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Steel, Concrete and Brick masonry are the major types of structural material used in Civil Engineering Construction. Also, Soil on which structures are founded can be considered as a structural material as it gets loaded too.
Properties of various kinds of above mentioned materials along with its constituents can be assessed by means of various lab and field tests.
Compressive & Tensile strength tests are two major strength tests conducted on concrete. Strength usually gives an Overall Picture of the quality of concrete because it is directly related to the structure of cement-paste.
Compression Test of the Concrete Specimen is most widely used test to measure its compressive strength. Two types of concrete specimen: Cubes & Cylinders are used for this purpose:
Cubes of size 150mm are more common in Asia, Russia & European countries while Cylinders of 150mm in diameter & 300mm high are common in U.S and Australia.
Fig-1 (Various Failure Modes of a Concrete Cube & Cylindrical Specimen under the Comression Loading Test)
Note : Figure taken from International Student Edition, "Concrete Technology" by A.M. NEVILLE & J.J. BROOKS.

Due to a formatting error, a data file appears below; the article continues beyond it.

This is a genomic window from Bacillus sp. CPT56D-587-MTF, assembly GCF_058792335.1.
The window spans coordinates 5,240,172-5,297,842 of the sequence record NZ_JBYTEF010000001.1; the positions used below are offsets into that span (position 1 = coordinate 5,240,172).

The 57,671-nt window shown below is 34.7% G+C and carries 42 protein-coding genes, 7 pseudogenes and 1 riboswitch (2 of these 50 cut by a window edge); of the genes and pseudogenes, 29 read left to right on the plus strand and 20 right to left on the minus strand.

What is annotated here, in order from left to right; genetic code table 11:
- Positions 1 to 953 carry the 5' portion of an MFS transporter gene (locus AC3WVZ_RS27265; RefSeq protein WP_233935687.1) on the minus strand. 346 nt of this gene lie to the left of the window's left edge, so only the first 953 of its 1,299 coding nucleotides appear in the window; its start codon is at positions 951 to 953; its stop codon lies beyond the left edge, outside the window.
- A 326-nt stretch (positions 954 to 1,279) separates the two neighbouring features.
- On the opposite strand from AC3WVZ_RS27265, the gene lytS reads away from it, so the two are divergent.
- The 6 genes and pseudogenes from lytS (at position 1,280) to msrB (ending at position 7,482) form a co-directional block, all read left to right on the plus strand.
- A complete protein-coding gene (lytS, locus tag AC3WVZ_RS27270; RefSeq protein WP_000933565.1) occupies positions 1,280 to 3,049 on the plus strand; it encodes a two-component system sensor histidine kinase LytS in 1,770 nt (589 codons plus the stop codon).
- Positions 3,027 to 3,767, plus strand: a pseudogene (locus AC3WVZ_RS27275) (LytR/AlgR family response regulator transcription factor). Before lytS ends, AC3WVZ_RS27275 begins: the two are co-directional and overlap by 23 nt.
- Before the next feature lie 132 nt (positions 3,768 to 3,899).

Cubes for compression test are casted in a steel or cast-iron moulds of prescribed dimensions. BS 1881: Part 108: 1983 prequires filling the mould in layers of approximately 50 mm. Compaction of each layer is achieved by not less than 35 strokes for 150mm cubes or 25 strokes for 100 mm cubes. A standard tamping bar of a 25mm square of steel section is used for this purpose. Compaction by vibration may also be used.
After finishing the cube, it should be stored at a temperature of 150C to 250C, when the cubes are to be tested at or more than 7 days. When the test days is less than 7 days the temperature to be maintained is 180C to 220C. Also, relative humidity of 90 percent is to be maintained always.
The cube is demoulded just before testing at 24 hours. For greater ages at test, demoulding takes place between 16 to 28 hours after adding water in a concrete mix and the specimens are stored in a curing tank at 180C to 220C until the required age.
The most common age at testing is 28 days, but tests can be made at 1, 3, 7 & 14 days also. At the time of testing the specimen is placed in a "Compression Testing Machine" with the position of cubes at right angles to the position of cast. The load is applied at a constant rate of stress within the range of 0.2 to 0.4 MPa/sec.
Under pure uniaxial compression loading, the failure cracks generated are approximately parallel to the direction of applied load (Fig-1) with some cracks formed at an angle to the applied load. Practically, the compression testing system rather develops a complex system of stresses due to end restraints by steel platens.
Fig-2 ( A Concrete Cube Undergoing Comression Loading Test at the Compression Testing Machine (CTM) and its Failure Pattern)